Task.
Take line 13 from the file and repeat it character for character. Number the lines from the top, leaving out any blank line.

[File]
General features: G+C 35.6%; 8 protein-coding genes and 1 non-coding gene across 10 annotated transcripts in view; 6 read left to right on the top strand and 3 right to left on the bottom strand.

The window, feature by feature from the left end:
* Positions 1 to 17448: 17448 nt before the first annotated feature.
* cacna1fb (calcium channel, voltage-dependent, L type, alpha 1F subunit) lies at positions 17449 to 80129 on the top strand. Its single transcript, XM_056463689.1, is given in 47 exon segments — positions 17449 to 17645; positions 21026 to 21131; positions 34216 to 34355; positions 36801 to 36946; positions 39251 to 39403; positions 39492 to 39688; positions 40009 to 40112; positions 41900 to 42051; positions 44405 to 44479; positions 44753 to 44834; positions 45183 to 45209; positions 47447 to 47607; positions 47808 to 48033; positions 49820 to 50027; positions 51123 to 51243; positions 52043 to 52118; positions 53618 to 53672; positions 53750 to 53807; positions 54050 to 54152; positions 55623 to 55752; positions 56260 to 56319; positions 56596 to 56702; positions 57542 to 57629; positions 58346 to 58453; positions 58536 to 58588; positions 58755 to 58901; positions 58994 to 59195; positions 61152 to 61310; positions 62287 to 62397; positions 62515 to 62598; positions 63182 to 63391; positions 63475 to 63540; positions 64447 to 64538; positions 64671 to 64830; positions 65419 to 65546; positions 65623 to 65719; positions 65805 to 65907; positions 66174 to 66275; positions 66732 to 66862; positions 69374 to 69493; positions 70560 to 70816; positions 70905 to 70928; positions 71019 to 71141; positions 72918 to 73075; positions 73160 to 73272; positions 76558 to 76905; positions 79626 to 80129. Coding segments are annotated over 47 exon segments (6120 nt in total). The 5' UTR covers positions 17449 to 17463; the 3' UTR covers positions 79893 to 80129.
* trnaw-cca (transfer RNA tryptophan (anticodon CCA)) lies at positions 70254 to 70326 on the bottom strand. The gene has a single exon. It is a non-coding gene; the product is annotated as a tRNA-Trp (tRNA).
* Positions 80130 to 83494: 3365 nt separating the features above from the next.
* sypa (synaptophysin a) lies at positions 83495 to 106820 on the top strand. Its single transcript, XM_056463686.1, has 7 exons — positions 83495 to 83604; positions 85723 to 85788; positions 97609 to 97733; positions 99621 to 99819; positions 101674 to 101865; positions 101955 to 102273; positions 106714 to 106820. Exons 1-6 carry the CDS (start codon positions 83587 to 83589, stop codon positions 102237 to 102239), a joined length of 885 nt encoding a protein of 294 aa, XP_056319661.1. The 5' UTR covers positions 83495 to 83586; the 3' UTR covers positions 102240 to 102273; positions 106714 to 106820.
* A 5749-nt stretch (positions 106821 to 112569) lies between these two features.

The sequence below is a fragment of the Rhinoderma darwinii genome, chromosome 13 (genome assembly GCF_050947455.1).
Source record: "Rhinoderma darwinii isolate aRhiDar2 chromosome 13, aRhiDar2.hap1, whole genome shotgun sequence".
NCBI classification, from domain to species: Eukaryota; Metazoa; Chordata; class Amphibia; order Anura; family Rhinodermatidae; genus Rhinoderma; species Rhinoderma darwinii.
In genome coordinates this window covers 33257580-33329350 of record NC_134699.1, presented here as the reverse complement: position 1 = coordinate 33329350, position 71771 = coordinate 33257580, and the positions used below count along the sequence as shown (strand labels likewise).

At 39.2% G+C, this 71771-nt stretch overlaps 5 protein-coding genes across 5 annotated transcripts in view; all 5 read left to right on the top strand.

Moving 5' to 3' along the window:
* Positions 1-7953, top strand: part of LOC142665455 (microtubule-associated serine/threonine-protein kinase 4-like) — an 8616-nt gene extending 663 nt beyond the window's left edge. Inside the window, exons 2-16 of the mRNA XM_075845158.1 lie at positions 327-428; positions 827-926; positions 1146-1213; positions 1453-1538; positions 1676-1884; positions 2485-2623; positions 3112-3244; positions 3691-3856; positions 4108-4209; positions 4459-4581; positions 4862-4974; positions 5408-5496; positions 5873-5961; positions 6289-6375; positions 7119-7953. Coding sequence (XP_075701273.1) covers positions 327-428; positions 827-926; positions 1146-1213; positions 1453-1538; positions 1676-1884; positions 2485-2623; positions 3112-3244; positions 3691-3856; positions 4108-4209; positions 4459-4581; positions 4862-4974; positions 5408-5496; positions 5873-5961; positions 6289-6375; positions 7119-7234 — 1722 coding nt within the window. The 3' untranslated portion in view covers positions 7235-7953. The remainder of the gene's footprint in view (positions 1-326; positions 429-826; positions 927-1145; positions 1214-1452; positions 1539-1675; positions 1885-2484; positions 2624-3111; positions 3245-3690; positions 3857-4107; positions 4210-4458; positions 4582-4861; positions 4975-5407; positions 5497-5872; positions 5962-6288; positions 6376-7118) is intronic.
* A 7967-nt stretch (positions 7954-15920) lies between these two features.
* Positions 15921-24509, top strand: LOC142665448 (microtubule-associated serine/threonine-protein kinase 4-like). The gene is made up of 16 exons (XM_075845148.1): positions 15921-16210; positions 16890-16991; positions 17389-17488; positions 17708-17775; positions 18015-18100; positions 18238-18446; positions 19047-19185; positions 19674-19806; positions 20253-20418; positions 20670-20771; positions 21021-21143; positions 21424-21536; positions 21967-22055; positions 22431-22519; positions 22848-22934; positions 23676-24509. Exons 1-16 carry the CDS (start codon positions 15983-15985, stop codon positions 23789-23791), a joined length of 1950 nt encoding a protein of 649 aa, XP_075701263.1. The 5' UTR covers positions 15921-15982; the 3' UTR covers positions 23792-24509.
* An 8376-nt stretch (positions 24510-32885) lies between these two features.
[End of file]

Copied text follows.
At 39.2% G+C, this 71771-nt stretch overlaps 5 protein-coding genes across 5 annotated transcripts in view; all 5 read left to right on the top strand.